Both players play for the same team, so this was quite interesting. They are both very talented but they are U16 players now, so I expect much more from them. I do not coach the team, but I am very familiar with the players. To make a long story short, one of them is lazy and the other has a low soccer IQ. I explained to the parents that if we guaranteed playing time of 50% at this age, then why would anyone want to excel?

The incentive for proper practice habits is playing. Nothing given to players is appreciated, because they do not acknowledge the work required to play at the competitive level. We want everyone to play, but they all have different strengths and weaknesses.

Certainly at the younger age groups we want all kids enjoying the game through participation. The players have to understand as they become older that they earn the right to be on the field. This promotes proper training habits. This is of the utmost importance because without it there is no enjoyment of the game and no fulfillment derived.

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Treating Soccer Ankle Sprains – Quick Rehab

September 8th, 2011 by Admin

I was playing soccer last night with some friends when my right foot found a nice little divot in the ground. Crunch! There goes the ankle. I’ve sprained my ankles numerous times in my playing career. So many times that for several years I taped up every time I stepped onto the field.

Soccer ankle sprain

Coach Bert's nicely swollen ankle

I’ve been working to strengthen my ankles and have gone the last year without taping up. In fact I was just commenting to one of my fellow players about how well my ankles have been doing right before we started playing. Guess I forgot to knock on wood!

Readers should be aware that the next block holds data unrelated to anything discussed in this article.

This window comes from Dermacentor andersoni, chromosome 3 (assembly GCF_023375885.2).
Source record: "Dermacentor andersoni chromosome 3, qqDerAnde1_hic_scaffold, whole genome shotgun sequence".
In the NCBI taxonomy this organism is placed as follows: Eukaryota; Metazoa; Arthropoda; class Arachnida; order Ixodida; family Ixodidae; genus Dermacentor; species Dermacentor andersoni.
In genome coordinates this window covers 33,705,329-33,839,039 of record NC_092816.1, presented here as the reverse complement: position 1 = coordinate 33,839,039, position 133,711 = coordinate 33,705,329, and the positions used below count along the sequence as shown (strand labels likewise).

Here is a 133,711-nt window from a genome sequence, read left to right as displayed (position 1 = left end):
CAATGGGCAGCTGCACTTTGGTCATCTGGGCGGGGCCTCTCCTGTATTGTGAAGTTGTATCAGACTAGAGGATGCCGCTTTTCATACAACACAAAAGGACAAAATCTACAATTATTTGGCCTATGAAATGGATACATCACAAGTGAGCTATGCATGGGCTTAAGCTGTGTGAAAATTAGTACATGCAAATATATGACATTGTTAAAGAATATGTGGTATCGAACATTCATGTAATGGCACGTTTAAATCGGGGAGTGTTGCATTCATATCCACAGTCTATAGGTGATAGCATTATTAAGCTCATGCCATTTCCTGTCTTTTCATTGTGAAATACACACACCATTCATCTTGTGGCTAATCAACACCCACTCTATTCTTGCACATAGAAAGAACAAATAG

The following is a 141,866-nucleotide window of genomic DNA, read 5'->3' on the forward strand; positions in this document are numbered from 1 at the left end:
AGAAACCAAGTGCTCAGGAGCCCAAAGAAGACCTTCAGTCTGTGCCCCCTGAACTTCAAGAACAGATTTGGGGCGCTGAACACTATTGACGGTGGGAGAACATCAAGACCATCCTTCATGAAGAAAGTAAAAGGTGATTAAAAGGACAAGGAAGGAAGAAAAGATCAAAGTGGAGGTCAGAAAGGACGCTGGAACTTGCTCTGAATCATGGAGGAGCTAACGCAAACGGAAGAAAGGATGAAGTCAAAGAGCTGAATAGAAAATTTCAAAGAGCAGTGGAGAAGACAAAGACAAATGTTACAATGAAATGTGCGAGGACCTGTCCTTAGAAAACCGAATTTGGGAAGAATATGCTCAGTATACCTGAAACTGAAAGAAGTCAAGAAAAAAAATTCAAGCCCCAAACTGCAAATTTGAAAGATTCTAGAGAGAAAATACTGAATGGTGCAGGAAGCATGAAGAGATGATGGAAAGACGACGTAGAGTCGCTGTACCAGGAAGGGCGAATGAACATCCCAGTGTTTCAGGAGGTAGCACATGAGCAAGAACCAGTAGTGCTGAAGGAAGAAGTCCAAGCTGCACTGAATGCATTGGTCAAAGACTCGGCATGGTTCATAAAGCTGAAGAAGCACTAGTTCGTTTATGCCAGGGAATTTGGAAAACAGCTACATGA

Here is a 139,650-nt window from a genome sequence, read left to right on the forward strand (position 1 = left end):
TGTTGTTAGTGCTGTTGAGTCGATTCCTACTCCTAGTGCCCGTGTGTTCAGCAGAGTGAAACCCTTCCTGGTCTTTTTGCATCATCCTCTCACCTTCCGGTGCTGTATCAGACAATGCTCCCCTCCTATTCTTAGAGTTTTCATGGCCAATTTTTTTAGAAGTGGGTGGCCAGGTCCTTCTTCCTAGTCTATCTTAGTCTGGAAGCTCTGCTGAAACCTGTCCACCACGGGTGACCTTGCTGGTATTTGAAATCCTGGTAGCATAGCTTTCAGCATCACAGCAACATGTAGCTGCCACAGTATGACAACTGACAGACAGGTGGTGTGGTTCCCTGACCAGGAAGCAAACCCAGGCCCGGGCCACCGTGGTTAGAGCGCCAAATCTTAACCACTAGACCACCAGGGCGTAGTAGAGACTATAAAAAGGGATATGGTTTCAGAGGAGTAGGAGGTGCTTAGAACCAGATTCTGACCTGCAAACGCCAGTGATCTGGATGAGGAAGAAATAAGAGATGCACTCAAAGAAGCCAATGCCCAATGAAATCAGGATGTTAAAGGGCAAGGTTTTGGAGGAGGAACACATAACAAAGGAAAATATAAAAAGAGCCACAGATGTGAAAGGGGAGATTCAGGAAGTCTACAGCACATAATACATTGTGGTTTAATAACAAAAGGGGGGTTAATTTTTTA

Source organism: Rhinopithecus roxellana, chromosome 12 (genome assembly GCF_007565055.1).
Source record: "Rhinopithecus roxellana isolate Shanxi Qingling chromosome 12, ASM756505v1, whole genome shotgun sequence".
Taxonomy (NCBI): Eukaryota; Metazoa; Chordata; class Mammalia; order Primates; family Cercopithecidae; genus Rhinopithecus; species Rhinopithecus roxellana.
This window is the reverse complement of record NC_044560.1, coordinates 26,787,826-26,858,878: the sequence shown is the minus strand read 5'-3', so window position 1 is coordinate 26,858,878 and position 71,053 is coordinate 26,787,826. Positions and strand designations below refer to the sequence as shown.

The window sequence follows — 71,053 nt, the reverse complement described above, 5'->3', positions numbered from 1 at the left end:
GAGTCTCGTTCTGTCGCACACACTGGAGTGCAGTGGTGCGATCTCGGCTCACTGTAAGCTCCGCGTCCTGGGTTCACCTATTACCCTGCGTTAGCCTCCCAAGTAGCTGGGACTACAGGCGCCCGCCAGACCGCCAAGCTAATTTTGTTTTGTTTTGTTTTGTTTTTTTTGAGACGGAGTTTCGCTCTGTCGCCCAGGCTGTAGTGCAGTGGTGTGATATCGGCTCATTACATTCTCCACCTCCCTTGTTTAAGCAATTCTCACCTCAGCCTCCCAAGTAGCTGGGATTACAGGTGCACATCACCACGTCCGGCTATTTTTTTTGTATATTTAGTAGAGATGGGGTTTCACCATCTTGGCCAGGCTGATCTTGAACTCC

So last night I started some aggressive rehab. I didn’t want to just post today to cry about being hurt, but to instead share with you a resource that I have found to be invaluable.

Several years ago when I had a similar injury, I began to do a lot of research on the Internet to find a treatment program that would get me back playing quicker. I came across an ebook called  the “H.E.M. Ankle Rehab System.” It’s inexpensive at only .95 and enable be to very quickly get back on the field. Swelling was reduced almost immediately and my range of motion improved overnight.

This ebook is one that you want to have in your library even if you aren’t presently injured. It worked wonders for me.

Click here to read more about it.

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Change – Why Don’t Soccer Parents Like It?

September 2nd, 2011 by Admin

Why is it that so many soccer parents are reluctant to change? They facilitate every complaint from their kids when we try to develop a better environment for the players. Why do we have to train more? Why are the age groups training together? Why are we in this league and not the other?  Why are wearing new uniforms? Do we have to buy it? I do not like the colors, so can we wear the old set?

Working with Soccer Parents

Last season was our most successful as a club. A large part of it was due to the fact that we had teams train together, so that we could address 11v11 issues at practice. None of our teams have two keepers. They also do not have enough to finish like the real game. The only time our teams had the opportunity to play 11v11 was Saturday at the game.

The player’s soccer IQ improved, they got fitter and we established chemistry. Seven of our teams made it to the end of season tournament final. Three of them were crowned champions. Our U19 boys made it to the final four in State Cup. This is the best a boys team has done in the history of the club. You think the parents would leave it alone. They still question why we do things. They will never understand. I am convinced of that now. People always say you have to educate the parents. Hard to do when they already know everything.

It is not just the parents though. They relay information from players. Some players do not like the competitive atmosphere. They have become comfortable with the hierarchy of their team and do not like having to prove themselves every day. They do not wish to be corrected or reprimanded for lack of soccer discipline. They are also threatened when younger players are better at everything accept physicality.

I will continue to do what is right for the players. The results are becoming increasingly evident. I have to do what is best for the players with ambition. Mediocrity will not become the norm.